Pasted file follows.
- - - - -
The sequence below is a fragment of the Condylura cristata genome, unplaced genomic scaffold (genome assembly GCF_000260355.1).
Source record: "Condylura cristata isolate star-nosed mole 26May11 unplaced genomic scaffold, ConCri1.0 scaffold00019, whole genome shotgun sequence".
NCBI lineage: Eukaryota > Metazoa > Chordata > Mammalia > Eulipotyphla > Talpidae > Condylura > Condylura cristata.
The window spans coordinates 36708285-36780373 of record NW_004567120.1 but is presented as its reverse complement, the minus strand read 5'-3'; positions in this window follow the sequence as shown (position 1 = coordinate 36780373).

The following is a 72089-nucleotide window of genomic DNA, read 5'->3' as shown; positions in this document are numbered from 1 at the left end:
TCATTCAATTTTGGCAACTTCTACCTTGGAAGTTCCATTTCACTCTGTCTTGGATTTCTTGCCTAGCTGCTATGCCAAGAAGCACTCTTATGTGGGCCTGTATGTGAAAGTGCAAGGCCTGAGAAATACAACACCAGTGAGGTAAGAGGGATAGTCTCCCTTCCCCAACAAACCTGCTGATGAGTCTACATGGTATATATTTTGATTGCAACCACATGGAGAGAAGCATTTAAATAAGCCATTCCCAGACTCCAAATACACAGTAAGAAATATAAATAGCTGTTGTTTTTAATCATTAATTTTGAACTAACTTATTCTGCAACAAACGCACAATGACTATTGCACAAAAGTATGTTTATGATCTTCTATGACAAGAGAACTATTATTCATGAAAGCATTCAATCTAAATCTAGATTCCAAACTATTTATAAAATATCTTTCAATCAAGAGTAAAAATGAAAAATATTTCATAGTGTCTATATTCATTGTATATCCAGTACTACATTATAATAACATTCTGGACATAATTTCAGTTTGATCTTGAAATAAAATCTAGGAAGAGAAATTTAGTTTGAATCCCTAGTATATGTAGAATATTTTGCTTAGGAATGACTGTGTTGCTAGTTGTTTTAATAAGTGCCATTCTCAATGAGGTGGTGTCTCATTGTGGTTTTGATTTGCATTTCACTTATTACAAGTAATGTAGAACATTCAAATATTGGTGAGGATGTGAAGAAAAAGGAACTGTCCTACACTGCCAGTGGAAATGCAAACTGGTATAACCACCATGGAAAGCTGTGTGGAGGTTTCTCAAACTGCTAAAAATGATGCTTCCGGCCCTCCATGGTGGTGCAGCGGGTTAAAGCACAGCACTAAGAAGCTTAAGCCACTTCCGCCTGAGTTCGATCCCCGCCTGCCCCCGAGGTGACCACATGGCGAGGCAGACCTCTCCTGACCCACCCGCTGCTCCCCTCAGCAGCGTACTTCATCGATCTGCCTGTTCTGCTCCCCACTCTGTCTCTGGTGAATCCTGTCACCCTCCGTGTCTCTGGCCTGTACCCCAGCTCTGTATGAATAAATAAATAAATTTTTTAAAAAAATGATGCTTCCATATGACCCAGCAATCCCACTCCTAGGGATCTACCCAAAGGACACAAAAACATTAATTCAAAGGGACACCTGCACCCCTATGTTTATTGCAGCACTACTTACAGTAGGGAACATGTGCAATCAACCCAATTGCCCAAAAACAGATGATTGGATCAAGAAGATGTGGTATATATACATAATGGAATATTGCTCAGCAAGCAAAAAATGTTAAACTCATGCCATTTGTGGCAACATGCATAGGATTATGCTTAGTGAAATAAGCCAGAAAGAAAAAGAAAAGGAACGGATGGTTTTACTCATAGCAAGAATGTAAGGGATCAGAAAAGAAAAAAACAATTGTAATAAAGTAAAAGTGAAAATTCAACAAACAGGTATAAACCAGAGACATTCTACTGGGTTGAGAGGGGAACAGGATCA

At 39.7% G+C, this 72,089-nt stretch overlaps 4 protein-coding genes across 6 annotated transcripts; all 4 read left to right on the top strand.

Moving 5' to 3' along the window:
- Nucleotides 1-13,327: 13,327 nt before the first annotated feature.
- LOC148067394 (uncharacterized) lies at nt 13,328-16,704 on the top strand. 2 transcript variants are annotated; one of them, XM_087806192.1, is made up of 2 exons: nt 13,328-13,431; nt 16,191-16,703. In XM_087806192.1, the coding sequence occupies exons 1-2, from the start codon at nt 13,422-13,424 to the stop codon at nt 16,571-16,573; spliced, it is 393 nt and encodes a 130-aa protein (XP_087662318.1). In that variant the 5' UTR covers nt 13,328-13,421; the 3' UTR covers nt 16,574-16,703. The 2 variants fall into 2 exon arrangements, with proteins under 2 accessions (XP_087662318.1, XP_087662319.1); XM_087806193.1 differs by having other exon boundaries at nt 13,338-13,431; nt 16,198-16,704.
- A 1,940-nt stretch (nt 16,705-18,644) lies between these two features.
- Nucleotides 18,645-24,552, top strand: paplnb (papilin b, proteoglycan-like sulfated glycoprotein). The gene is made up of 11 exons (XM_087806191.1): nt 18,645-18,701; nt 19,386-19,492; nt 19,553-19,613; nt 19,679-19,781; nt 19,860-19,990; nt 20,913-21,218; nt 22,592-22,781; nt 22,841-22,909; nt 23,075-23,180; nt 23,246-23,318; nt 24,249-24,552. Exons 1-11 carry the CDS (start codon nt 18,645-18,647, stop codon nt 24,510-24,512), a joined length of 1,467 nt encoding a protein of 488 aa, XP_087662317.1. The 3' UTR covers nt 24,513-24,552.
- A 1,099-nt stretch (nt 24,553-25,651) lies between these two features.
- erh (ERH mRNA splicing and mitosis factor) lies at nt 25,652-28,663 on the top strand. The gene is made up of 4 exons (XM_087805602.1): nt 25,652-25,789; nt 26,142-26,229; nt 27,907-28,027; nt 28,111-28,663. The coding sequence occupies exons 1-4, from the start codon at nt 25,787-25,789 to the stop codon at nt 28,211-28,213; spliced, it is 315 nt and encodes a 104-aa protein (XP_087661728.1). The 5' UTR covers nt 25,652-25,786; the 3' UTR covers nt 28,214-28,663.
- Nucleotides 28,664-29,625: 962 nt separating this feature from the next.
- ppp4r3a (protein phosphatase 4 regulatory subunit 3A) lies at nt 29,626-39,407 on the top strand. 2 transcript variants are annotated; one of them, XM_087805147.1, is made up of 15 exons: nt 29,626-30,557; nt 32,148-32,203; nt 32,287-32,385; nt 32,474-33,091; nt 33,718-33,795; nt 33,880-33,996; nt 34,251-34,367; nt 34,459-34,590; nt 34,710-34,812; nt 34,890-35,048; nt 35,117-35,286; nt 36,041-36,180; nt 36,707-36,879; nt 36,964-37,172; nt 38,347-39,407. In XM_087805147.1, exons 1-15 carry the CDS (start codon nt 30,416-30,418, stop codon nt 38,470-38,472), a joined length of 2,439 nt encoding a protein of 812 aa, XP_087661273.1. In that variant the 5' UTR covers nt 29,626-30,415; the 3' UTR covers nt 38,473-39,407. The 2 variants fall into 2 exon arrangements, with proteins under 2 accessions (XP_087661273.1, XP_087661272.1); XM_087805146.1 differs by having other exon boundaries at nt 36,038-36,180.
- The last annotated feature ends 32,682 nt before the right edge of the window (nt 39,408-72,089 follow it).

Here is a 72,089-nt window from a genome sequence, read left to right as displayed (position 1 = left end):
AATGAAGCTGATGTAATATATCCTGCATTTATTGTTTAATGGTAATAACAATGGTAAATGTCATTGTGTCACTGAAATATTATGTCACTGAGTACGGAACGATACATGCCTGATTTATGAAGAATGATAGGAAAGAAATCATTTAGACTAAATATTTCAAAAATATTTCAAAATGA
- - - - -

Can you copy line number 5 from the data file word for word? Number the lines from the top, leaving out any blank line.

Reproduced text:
The following is a 72089-nucleotide window of genomic DNA, read 5'->3' as shown; positions in this document are numbered from 1 at the left end: